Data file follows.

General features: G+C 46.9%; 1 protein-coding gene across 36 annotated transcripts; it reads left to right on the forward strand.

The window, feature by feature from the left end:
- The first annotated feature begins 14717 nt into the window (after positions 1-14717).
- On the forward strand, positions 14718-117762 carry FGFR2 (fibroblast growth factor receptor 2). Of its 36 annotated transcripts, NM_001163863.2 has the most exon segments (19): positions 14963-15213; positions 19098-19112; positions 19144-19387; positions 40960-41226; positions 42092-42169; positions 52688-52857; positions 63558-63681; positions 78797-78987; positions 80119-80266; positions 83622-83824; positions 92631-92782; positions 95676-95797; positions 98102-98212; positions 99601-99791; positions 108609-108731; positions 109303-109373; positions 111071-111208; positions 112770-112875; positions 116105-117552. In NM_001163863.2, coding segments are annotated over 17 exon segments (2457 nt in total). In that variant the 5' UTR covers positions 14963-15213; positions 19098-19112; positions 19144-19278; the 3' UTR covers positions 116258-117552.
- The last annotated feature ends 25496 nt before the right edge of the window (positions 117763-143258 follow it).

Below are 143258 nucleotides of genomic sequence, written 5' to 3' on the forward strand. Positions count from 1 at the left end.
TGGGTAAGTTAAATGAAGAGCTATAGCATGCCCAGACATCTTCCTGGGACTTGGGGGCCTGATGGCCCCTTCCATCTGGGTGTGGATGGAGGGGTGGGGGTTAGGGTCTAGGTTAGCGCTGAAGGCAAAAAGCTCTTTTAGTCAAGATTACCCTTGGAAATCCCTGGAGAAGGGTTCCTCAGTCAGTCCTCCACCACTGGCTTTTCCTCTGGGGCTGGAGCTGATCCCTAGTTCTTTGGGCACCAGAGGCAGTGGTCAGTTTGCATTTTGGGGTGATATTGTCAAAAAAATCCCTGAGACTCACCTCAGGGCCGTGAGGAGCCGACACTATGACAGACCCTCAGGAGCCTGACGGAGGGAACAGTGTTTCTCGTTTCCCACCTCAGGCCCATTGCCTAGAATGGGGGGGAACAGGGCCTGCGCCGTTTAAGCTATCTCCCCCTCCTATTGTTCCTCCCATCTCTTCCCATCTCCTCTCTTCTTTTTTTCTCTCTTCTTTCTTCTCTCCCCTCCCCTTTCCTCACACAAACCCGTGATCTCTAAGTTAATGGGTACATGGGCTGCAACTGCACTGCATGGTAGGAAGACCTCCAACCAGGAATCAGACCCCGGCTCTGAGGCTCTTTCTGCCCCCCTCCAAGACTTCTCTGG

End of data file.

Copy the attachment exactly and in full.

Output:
General features: G+C 46.9%; 1 protein-coding gene across 36 annotated transcripts; it reads left to right on the forward strand.

The window, feature by feature from the left end:
- The first annotated feature begins 14717 nt into the window (after positions 1-14717).
- On the forward strand, positions 14718-117762 carry FGFR2 (fibroblast growth factor receptor 2). Of its 36 annotated transcripts, NM_001163863.2 has the most exon segments (19): positions 14963-15213; positions 19098-19112; positions 19144-19387; positions 40960-41226; positions 42092-42169; positions 52688-52857; positions 63558-63681; positions 78797-78987; positions 80119-80266; positions 83622-83824; positions 92631-92782; positions 95676-95797; positions 98102-98212; positions 99601-99791; positions 108609-108731; positions 109303-109373; positions 111071-111208; positions 112770-112875; positions 116105-117552. In NM_001163863.2, coding segments are annotated over 17 exon segments (2457 nt in total). In that variant the 5' UTR covers positions 14963-15213; positions 19098-19112; positions 19144-19278; the 3' UTR covers positions 116258-117552.
- The last annotated feature ends 25496 nt before the right edge of the window (positions 117763-143258 follow it).

Below are 143258 nucleotides of genomic sequence, written 5' to 3' on the forward strand. Positions count from 1 at the left end.
TGGGTAAGTTAAATGAAGAGCTATAGCATGCCCAGACATCTTCCTGGGACTTGGGGGCCTGATGGCCCCTTCCATCTGGGTGTGGATGGAGGGGTGGGGGTTAGGGTCTAGGTTAGCGCTGAAGGCAAAAAGCTCTTTTAGTCAAGATTACCCTTGGAAATCCCTGGAGAAGGGTTCCTCAGTCAGTCCTCCACCACTGGCTTTTCCTCTGGGGCTGGAGCTGATCCCTAGTTCTTTGGGCACCAGAGGCAGTGGTCAGTTTGCATTTTGGGGTGATATTGTCAAAAAAATCCCTGAGACTCACCTCAGGGCCGTGAGGAGCCGACACTATGACAGACCCTCAGGAGCCTGACGGAGGGAACAGTGTTTCTCGTTTCCCACCTCAGGCCCATTGCCTAGAATGGGGGGGAACAGGGCCTGCGCCGTTTAAGCTATCTCCCCCTCCTATTGTTCCTCCCATCTCTTCCCATCTCCTCTCTTCTTTTTTTCTCTCTTCTTTCTTCTCTCCCCTCCCCTTTCCTCACACAAACCCGTGATCTCTAAGTTAATGGGTACATGGGCTGCAACTGCACTGCATGGTAGGAAGACCTCCAACCAGGAATCAGACCCCGGCTCTGAGGCTCTTTCTGCCCCCCTCCAAGACTTCTCTGG